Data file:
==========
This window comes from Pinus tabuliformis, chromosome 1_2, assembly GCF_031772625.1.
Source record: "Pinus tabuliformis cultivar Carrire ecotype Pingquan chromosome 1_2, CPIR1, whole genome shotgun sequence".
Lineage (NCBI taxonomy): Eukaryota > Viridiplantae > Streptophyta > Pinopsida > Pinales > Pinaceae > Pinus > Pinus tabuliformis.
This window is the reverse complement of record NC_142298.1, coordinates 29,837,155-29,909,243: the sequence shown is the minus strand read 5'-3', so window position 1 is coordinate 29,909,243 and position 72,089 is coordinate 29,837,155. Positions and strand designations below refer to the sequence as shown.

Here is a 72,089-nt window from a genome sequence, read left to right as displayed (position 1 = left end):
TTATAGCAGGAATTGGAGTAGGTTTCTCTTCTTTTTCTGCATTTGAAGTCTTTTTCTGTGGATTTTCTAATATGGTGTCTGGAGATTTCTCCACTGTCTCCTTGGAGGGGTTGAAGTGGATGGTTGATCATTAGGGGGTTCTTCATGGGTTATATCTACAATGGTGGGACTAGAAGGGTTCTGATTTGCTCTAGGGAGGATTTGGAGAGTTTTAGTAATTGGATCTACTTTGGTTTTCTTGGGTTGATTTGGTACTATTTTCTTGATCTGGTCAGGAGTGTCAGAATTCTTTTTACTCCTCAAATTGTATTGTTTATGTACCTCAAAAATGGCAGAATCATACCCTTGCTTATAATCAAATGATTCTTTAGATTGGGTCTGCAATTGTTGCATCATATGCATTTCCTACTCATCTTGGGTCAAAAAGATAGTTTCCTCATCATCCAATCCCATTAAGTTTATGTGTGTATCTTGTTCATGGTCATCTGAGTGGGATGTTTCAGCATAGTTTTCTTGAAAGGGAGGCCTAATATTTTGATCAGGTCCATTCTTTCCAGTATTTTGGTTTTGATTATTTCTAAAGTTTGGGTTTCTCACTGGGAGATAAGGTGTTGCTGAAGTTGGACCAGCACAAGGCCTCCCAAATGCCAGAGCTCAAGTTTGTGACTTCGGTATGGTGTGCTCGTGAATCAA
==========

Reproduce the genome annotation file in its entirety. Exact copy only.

This window comes from Pinus tabuliformis, chromosome 1_2, assembly GCF_031772625.1.
Source record: "Pinus tabuliformis cultivar Carrire ecotype Pingquan chromosome 1_2, CPIR1, whole genome shotgun sequence".
Lineage (NCBI taxonomy): Eukaryota > Viridiplantae > Streptophyta > Pinopsida > Pinales > Pinaceae > Pinus > Pinus tabuliformis.
This window is the reverse complement of record NC_142298.1, coordinates 29,837,155-29,909,243: the sequence shown is the minus strand read 5'-3', so window position 1 is coordinate 29,909,243 and position 72,089 is coordinate 29,837,155. Positions and strand designations below refer to the sequence as shown.

Here is a 72,089-nt window from a genome sequence, read left to right as displayed (position 1 = left end):
TTATAGCAGGAATTGGAGTAGGTTTCTCTTCTTTTTCTGCATTTGAAGTCTTTTTCTGTGGATTTTCTAATATGGTGTCTGGAGATTTCTCCACTGTCTCCTTGGAGGGGTTGAAGTGGATGGTTGATCATTAGGGGGTTCTTCATGGGTTATATCTACAATGGTGGGACTAGAAGGGTTCTGATTTGCTCTAGGGAGGATTTGGAGAGTTTTAGTAATTGGATCTACTTTGGTTTTCTTGGGTTGATTTGGTACTATTTTCTTGATCTGGTCAGGAGTGTCAGAATTCTTTTTACTCCTCAAATTGTATTGTTTATGTACCTCAAAAATGGCAGAATCATACCCTTGCTTATAATCAAATGATTCTTTAGATTGGGTCTGCAATTGTTGCATCATATGCATTTCCTACTCATCTTGGGTCAAAAAGATAGTTTCCTCATCATCCAATCCCATTAAGTTTATGTGTGTATCTTGTTCATGGTCATCTGAGTGGGATGTTTCAGCATAGTTTTCTTGAAAGGGAGGCCTAATATTTTGATCAGGTCCATTCTTTCCAGTATTTTGGTTTTGATTATTTCTAAAGTTTGGGTTTCTCACTGGGAGATAAGGTGTTGCTGAAGTTGGACCAGCACAAGGCCTCCCAAATGCCAGAGCTCAAGTTTGTGACTTCGGTATGGTGTGCTCGTGAATCAA